Curriculum Column

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Requiring students to take more high school science courses has done little to boost physics enrollments, according to a survey of secondary school physics teachers.

Because it is traditionally the last course in the high school science sequence, physics has not benefited from changes implemented by almost all states in the late 1980's that require students to complete at least two years of science classes.

"Physics is still an elective for the college-bound,'' noted Michael Neuschatz, a senior research associate at the American Institute of Physics, which conducted the survey. "And it would take a much, much stronger movement'' to make three years of science the required norm.

The report, "Physics in the High Schools II,'' was released last month by the College Park, Md.-based institute.

But national reforms, such as the Scope, Sequence, and Coordination of Secondary School Science project of the National Science Teachers Association, could help boost physics enrollments, Mr. Neuschatz said.

The scope-and-sequence project would abandon the "layer cake'' approach and instead teach each branch of the physical sciences every year.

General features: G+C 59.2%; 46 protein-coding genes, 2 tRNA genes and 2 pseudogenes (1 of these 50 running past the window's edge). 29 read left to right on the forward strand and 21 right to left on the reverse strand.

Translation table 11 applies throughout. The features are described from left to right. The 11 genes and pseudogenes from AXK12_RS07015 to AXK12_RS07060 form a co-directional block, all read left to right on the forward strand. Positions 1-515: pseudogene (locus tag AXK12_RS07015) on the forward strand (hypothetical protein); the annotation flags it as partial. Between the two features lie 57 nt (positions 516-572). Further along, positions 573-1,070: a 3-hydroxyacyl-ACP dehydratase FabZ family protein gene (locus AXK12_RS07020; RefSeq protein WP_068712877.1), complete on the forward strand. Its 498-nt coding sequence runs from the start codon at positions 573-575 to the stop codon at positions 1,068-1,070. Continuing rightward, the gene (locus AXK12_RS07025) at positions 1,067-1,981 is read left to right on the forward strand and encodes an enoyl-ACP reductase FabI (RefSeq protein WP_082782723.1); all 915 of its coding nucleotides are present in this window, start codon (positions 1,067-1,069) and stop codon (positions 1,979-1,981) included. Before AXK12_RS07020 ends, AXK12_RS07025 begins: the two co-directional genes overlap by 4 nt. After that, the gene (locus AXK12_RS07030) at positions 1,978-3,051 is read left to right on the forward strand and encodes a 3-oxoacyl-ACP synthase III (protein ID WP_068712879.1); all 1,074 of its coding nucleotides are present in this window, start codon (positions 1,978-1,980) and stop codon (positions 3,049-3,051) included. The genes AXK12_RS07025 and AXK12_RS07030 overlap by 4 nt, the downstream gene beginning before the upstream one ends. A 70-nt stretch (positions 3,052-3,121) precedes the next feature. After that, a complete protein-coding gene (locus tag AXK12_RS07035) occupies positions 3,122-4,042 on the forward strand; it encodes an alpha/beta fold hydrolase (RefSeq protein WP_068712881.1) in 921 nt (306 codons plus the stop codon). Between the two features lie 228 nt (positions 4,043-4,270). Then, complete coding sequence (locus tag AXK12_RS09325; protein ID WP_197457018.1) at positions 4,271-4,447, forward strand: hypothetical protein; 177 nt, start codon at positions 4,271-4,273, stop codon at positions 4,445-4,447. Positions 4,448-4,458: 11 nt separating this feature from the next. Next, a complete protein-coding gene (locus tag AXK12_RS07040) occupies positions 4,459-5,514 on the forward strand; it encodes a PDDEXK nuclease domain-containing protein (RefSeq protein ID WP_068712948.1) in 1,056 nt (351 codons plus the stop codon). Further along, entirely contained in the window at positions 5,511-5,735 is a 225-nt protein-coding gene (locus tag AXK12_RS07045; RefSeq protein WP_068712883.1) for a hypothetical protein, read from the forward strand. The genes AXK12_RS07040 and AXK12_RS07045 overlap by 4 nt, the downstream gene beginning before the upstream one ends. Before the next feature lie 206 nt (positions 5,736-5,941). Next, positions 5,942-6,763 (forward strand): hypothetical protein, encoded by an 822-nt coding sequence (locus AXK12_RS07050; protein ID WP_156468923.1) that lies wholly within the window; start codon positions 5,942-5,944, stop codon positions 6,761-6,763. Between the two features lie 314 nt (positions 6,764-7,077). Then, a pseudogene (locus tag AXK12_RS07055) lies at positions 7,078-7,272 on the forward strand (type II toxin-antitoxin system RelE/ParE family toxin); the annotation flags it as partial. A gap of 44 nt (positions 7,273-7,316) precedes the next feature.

"But one of the major things that we found is that it doesn't seem that those initiatives have begun to take root yet,'' Mr. Neuschatz said.

However, more students who do not plan to earn degrees in the sciences in college are taking "conceptual'' physics courses, which are less mathematics-intensive.

"One possibility is that aspects of the conceptual approach may grow into regular physics,'' making it more accessible, Mr. Neuschatz said.

The latest survey results indicate, however, that the image of physics as a subject suffering a "deep systemwide crisis'' is largely false.

For example, contrary to the popular misconception that physics is taught only sparsely, roughly 98 percent of high schools in the United States offer a physics course, though many teach it only in alternate years.

Meanwhile, although only a small percentage of physics teachers were physics majors, nearly all those who teach physics specialized in science, mathematics, or science and math education while in college.

On the other hand, Mr. Neuschatz said, the majority of physics teachers cannot teach only physics because enrollments in those classes are too low.

Vol. 13, Issue 39E, Page 8

Published in Print: July 13, 1994, as Curriculum Column
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